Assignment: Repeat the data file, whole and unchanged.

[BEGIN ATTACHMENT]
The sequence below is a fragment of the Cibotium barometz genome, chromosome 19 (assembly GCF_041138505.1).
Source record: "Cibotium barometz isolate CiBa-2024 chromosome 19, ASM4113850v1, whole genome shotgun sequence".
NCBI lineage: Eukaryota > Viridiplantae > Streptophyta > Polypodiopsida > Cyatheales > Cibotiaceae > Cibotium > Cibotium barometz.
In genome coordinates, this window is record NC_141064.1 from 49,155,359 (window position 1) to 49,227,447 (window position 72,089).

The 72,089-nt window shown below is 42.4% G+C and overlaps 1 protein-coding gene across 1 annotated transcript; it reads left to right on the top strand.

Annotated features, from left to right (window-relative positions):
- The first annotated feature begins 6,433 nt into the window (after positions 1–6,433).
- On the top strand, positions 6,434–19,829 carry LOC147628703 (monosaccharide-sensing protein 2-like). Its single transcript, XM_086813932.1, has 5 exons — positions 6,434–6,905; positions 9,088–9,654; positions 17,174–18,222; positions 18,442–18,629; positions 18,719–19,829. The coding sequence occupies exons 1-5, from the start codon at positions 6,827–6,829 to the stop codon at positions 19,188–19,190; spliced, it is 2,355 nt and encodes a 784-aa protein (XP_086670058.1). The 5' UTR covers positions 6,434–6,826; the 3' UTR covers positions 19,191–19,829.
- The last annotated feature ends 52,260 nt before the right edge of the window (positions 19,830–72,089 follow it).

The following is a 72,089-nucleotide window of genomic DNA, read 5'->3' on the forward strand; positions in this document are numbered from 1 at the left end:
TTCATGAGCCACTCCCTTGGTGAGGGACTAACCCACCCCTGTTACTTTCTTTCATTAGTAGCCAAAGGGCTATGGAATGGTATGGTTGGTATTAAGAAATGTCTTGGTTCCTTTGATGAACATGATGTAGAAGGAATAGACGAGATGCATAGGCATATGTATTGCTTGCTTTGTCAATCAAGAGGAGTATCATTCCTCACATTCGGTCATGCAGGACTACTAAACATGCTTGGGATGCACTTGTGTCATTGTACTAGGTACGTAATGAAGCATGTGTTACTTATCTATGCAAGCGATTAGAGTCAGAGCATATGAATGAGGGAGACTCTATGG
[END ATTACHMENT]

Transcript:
The sequence below is a fragment of the Cibotium barometz genome, chromosome 19 (assembly GCF_041138505.1).
Source record: "Cibotium barometz isolate CiBa-2024 chromosome 19, ASM4113850v1, whole genome shotgun sequence".
NCBI lineage: Eukaryota > Viridiplantae > Streptophyta > Polypodiopsida > Cyatheales > Cibotiaceae > Cibotium > Cibotium barometz.
In genome coordinates, this window is record NC_141064.1 from 49,155,359 (window position 1) to 49,227,447 (window position 72,089).

The 72,089-nt window shown below is 42.4% G+C and overlaps 1 protein-coding gene across 1 annotated transcript; it reads left to right on the top strand.

Annotated features, from left to right (window-relative positions):
- The first annotated feature begins 6,433 nt into the window (after positions 1–6,433).
- On the top strand, positions 6,434–19,829 carry LOC147628703 (monosaccharide-sensing protein 2-like). Its single transcript, XM_086813932.1, has 5 exons — positions 6,434–6,905; positions 9,088–9,654; positions 17,174–18,222; positions 18,442–18,629; positions 18,719–19,829. The coding sequence occupies exons 1-5, from the start codon at positions 6,827–6,829 to the stop codon at positions 19,188–19,190; spliced, it is 2,355 nt and encodes a 784-aa protein (XP_086670058.1). The 5' UTR covers positions 6,434–6,826; the 3' UTR covers positions 19,191–19,829.
- The last annotated feature ends 52,260 nt before the right edge of the window (positions 19,830–72,089 follow it).

The following is a 72,089-nucleotide window of genomic DNA, read 5'->3' on the forward strand; positions in this document are numbered from 1 at the left end:
TTCATGAGCCACTCCCTTGGTGAGGGACTAACCCACCCCTGTTACTTTCTTTCATTAGTAGCCAAAGGGCTATGGAATGGTATGGTTGGTATTAAGAAATGTCTTGGTTCCTTTGATGAACATGATGTAGAAGGAATAGACGAGATGCATAGGCATATGTATTGCTTGCTTTGTCAATCAAGAGGAGTATCATTCCTCACATTCGGTCATGCAGGACTACTAAACATGCTTGGGATGCACTTGTGTCATTGTACTAGGTACGTAATGAAGCATGTGTTACTTATCTATGCAAGCGATTAGAGTCAGAGCATATGAATGAGGGAGACTCTATGG